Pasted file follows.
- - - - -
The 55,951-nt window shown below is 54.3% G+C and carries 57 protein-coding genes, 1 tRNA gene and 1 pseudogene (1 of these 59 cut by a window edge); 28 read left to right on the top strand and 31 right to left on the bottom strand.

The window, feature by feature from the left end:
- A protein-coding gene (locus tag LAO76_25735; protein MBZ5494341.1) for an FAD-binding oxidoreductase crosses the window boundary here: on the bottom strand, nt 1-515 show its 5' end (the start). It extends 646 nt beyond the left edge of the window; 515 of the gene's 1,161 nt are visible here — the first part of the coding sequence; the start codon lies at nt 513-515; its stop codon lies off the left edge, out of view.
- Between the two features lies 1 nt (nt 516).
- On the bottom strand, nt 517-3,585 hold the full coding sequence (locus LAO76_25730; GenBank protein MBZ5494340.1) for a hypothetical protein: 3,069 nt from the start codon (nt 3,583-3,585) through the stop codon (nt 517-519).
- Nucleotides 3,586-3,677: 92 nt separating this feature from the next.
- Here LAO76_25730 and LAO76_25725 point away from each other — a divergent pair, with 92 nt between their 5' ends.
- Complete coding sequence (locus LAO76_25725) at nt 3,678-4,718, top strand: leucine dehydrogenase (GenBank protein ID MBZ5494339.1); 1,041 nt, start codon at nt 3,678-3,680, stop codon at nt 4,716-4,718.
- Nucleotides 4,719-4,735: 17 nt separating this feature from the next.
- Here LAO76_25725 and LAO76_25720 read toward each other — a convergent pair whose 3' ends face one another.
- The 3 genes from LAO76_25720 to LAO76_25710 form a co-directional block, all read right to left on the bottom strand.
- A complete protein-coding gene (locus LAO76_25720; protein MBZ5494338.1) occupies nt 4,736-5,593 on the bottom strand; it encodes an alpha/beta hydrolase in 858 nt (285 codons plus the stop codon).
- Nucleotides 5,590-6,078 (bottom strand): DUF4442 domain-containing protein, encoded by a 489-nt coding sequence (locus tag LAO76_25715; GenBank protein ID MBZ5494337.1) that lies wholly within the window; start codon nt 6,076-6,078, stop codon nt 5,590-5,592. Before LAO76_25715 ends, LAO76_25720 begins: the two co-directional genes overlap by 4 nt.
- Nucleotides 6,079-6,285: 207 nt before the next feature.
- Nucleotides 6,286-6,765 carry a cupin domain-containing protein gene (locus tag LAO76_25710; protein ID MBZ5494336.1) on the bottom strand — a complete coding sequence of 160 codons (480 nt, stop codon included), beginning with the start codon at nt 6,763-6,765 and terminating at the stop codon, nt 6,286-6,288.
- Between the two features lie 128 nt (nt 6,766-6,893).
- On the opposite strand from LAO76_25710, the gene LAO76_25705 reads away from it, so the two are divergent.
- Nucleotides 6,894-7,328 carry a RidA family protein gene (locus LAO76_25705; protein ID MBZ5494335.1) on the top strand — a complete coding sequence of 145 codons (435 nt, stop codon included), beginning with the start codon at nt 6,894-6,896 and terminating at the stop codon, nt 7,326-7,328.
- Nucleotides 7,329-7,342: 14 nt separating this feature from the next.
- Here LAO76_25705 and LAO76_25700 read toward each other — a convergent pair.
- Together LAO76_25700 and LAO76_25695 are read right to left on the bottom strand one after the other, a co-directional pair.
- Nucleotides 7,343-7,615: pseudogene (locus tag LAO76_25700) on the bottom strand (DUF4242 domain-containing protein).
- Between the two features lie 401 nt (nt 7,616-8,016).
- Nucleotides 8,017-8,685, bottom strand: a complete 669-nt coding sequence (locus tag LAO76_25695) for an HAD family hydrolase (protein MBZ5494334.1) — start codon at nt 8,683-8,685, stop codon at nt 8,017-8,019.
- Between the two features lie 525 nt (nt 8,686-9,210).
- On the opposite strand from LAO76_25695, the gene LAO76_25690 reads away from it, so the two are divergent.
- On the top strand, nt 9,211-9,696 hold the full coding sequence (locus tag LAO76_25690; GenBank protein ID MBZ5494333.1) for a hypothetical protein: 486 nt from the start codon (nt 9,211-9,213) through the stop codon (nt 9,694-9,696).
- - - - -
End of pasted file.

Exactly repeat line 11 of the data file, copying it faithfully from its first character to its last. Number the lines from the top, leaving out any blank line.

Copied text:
- The 3 genes from LAO76_25720 to LAO76_25710 form a co-directional block, all read right to left on the bottom strand.